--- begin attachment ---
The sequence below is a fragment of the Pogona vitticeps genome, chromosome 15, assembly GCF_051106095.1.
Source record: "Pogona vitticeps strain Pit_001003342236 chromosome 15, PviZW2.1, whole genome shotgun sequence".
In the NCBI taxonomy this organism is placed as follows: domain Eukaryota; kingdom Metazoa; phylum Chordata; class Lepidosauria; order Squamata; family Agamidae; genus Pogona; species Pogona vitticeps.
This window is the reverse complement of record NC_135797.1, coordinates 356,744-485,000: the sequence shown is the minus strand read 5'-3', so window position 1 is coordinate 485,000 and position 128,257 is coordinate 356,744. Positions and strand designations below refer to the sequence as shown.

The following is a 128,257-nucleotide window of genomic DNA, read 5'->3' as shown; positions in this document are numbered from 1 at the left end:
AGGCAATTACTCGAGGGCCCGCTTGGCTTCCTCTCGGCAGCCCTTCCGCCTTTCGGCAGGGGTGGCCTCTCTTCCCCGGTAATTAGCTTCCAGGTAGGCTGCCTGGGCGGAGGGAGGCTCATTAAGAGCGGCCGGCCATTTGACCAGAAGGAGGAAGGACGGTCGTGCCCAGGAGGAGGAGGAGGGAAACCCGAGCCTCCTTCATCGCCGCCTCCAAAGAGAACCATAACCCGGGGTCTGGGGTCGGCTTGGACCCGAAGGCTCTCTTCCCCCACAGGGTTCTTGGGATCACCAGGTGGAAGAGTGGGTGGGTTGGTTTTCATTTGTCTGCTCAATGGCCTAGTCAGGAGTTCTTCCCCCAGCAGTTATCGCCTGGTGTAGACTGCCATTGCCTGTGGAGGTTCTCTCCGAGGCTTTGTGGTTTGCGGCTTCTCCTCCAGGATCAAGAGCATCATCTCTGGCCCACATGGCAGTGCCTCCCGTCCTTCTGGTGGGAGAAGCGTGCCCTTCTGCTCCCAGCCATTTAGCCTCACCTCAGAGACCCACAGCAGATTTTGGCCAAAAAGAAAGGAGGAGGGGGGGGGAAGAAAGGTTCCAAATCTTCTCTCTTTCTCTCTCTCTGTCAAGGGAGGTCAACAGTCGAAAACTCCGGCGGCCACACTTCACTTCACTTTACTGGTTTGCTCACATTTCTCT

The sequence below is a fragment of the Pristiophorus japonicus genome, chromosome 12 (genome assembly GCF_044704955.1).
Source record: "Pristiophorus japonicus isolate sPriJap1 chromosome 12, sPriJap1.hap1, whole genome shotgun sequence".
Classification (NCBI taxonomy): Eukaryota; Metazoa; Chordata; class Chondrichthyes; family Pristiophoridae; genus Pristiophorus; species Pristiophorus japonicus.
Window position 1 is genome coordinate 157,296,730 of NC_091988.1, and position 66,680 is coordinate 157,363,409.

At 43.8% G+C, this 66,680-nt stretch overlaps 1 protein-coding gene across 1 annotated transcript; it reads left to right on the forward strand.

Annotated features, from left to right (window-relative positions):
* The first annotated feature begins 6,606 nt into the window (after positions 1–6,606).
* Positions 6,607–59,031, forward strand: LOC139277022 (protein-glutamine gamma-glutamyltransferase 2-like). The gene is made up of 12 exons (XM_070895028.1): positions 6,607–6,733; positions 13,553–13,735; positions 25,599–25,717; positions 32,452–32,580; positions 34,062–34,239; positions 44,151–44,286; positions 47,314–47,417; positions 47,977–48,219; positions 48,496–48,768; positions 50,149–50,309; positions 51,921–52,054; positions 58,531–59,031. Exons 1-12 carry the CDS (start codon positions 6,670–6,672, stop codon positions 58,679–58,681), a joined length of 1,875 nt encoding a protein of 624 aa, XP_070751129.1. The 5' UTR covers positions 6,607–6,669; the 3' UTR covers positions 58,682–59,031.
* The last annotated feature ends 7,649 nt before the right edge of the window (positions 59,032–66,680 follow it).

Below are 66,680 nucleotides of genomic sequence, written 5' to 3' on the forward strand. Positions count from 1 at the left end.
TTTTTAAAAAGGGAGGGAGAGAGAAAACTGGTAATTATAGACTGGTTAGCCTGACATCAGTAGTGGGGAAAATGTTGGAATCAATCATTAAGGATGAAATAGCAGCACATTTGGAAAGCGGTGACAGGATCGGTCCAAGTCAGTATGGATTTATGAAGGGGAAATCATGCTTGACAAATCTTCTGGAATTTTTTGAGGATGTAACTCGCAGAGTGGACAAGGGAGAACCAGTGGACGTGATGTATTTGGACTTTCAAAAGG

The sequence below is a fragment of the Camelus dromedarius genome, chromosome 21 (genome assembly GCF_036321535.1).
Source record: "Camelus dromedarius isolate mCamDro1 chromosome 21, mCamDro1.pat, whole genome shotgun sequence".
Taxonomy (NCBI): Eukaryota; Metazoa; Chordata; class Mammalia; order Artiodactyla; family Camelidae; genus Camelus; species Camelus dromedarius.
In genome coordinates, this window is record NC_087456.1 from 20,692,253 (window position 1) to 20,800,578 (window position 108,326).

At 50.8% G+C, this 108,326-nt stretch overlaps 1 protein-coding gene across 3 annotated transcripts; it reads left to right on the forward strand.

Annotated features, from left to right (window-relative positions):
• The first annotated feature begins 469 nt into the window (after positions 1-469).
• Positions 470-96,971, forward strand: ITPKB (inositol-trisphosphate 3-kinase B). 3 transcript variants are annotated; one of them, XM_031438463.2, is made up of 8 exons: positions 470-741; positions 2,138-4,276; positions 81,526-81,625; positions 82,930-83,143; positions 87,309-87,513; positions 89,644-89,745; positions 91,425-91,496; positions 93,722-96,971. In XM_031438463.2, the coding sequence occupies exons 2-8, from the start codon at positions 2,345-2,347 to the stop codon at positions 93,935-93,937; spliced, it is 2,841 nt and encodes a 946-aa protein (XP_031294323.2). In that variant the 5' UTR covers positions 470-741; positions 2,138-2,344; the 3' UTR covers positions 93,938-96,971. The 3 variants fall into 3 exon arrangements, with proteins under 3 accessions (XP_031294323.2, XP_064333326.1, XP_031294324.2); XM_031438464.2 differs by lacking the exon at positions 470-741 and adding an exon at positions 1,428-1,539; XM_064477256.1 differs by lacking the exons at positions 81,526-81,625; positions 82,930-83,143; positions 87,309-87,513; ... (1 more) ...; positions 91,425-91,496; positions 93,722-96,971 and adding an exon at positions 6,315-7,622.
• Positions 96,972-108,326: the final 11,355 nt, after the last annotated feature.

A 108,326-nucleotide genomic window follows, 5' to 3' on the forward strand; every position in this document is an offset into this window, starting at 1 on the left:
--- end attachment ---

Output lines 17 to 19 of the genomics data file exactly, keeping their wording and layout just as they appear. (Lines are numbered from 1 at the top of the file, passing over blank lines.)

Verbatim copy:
TTTTTAAAAAGGGAGGGAGAGAGAAAACTGGTAATTATAGACTGGTTAGCCTGACATCAGTAGTGGGGAAAATGTTGGAATCAATCATTAAGGATGAAATAGCAGCACATTTGGAAAGCGGTGACAGGATCGGTCCAAGTCAGTATGGATTTATGAAGGGGAAATCATGCTTGACAAATCTTCTGGAATTTTTTGAGGATGTAACTCGCAGAGTGGACAAGGGAGAACCAGTGGACGTGATGTATTTGGACTTTCAAAAGG

The sequence below is a fragment of the Camelus dromedarius genome, chromosome 21 (genome assembly GCF_036321535.1).
Source record: "Camelus dromedarius isolate mCamDro1 chromosome 21, mCamDro1.pat, whole genome shotgun sequence".